How to Write a News Article

There is an art (and a solid formula) to news writing. In this post, I will take you through the steps of writing a news article.

First, when assembling an article, remember to use the inverted pyramid style. Consider that readers are busy, so you need to catch their attention—and hold it. Put the most relevant details at the beginning, and substantiate your article with less important information at the end.

Hed & Dek

The Hed, or title, “has to be direct and actionable,” says Erica Duecy, “it can’t be obscure or joke-y.” Words in titles have to be carefully chosen key words that sum up the article.

The Dek, or sub-head, has to substantiate the hed with a little more information, but must be succinct.

Example:

East Stroudsburg University Students Hosts Teddy Bear Drive

1,000 Students Gather at Sci-Tech to Collect Donations to Support Toys for Tots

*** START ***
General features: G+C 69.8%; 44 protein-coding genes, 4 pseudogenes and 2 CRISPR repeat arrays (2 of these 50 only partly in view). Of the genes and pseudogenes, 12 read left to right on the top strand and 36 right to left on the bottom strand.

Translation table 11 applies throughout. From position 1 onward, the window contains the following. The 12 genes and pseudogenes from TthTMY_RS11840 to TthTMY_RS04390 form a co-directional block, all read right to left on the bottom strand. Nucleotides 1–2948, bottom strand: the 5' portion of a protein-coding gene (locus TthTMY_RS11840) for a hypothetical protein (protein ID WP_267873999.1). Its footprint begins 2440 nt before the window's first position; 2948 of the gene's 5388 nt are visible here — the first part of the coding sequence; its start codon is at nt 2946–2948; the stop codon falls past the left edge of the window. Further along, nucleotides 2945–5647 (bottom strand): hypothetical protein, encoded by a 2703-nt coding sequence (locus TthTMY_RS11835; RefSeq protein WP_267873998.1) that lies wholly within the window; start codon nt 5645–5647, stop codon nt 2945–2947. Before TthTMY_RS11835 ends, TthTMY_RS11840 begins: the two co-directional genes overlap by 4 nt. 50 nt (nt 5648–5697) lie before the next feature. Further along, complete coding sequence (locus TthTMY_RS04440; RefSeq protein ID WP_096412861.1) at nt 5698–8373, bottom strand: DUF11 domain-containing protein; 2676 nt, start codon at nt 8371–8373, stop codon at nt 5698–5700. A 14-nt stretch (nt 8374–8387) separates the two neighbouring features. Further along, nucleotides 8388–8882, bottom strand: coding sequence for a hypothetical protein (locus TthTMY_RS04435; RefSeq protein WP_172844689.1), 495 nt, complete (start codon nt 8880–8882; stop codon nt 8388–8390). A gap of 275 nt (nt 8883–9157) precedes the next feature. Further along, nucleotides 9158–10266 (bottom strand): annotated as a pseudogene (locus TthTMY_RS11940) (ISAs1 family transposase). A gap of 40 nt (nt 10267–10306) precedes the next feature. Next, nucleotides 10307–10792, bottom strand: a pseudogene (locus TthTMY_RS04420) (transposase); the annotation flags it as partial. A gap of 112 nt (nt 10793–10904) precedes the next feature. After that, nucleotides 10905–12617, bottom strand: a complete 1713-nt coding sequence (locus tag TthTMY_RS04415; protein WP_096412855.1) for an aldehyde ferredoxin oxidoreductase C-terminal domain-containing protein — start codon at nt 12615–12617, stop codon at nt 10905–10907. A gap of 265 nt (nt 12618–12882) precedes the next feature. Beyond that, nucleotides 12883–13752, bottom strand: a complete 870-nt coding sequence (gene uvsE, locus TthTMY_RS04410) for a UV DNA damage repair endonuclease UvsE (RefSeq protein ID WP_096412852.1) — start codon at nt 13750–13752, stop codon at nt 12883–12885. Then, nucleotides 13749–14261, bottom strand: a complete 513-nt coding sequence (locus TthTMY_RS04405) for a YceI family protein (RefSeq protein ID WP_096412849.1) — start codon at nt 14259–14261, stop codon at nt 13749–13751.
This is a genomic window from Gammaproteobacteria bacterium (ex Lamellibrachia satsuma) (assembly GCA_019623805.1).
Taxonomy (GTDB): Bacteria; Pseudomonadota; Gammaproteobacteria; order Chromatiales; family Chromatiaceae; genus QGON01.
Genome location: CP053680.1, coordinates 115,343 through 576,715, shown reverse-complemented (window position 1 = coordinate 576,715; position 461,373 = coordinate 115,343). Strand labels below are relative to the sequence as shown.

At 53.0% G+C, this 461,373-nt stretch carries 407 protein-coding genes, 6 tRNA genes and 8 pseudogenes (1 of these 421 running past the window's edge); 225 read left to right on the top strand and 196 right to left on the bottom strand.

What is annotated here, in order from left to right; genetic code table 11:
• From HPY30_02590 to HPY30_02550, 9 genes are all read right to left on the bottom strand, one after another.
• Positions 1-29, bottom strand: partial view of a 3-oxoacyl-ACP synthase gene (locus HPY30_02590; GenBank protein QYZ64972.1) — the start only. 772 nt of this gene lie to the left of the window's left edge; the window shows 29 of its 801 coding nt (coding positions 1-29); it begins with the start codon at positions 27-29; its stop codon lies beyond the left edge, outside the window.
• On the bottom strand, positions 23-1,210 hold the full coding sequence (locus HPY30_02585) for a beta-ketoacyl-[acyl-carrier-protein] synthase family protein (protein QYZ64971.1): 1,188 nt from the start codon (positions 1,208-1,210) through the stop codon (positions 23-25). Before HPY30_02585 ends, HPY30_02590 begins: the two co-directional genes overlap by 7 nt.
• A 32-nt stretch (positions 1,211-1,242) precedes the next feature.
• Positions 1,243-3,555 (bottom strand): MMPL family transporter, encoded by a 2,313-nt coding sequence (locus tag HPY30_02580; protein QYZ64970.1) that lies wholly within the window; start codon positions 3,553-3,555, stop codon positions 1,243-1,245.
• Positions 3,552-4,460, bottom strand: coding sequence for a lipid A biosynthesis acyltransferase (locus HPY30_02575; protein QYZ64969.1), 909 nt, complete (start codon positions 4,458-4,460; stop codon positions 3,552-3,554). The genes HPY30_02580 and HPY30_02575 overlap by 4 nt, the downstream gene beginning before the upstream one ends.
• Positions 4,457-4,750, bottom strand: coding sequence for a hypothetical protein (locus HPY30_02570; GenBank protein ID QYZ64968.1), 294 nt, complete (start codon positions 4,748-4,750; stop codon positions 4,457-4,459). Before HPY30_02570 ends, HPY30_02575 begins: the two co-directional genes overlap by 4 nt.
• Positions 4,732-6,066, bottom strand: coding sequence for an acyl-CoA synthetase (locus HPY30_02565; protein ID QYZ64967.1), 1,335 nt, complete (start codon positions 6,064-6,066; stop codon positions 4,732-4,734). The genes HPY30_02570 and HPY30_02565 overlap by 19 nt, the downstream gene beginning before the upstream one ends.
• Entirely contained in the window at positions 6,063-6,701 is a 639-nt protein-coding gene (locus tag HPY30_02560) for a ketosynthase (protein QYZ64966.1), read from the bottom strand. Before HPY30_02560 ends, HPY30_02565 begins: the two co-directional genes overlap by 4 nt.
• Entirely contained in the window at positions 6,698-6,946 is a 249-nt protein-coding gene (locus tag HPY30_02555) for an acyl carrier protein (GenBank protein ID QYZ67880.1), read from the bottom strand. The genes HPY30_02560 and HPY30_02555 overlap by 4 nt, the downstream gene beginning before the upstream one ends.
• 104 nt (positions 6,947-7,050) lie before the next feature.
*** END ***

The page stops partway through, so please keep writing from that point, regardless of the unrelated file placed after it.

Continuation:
5-W’s

All journalism articles will include the 5 w’s: who, what, where, when, and why? For instance:

East Stroudsburg University will hold its annual Teddy Bear Drive at Sci-Tech to benefit Toys for Tots Thursday, May 6, 2014 at 5 pm.

Lede/Hook/Angle

Why should your reader care? Here is where you take the opportunity to prove why. Your angle will be the path you take the readers on, and your hook will be what makes your article worth reading.

Every year, students and community members make sure each child has a toy to open up for Christmas. 

Quotes

Quotes are good to add context and further improve upon an article. When writing quotes, it’s important to properly dictate what was said. Do not add in information that cannot be attributed to someone or something- shape the questions to fit your narrative instead. Lastly, always attribute things properly.

“It’s generally a good idea to use ‘says,'” says Jen Laskey. “It’s good because it’s fairly innocuous, so you can use it over and over again.”

“When I was younger, I used to get toys from Toys for Tots. I feel it’s time to give back,” says John Doe.

Kicker

A kicker will be the last impression you leave to your reader. It is a summary, revelation, or powerful remark. This can be in the form of a quote, or a final thought.

While poverty rates are increasing in the United States, at least the community unites to ensure everyone gets to smile for the holidays.

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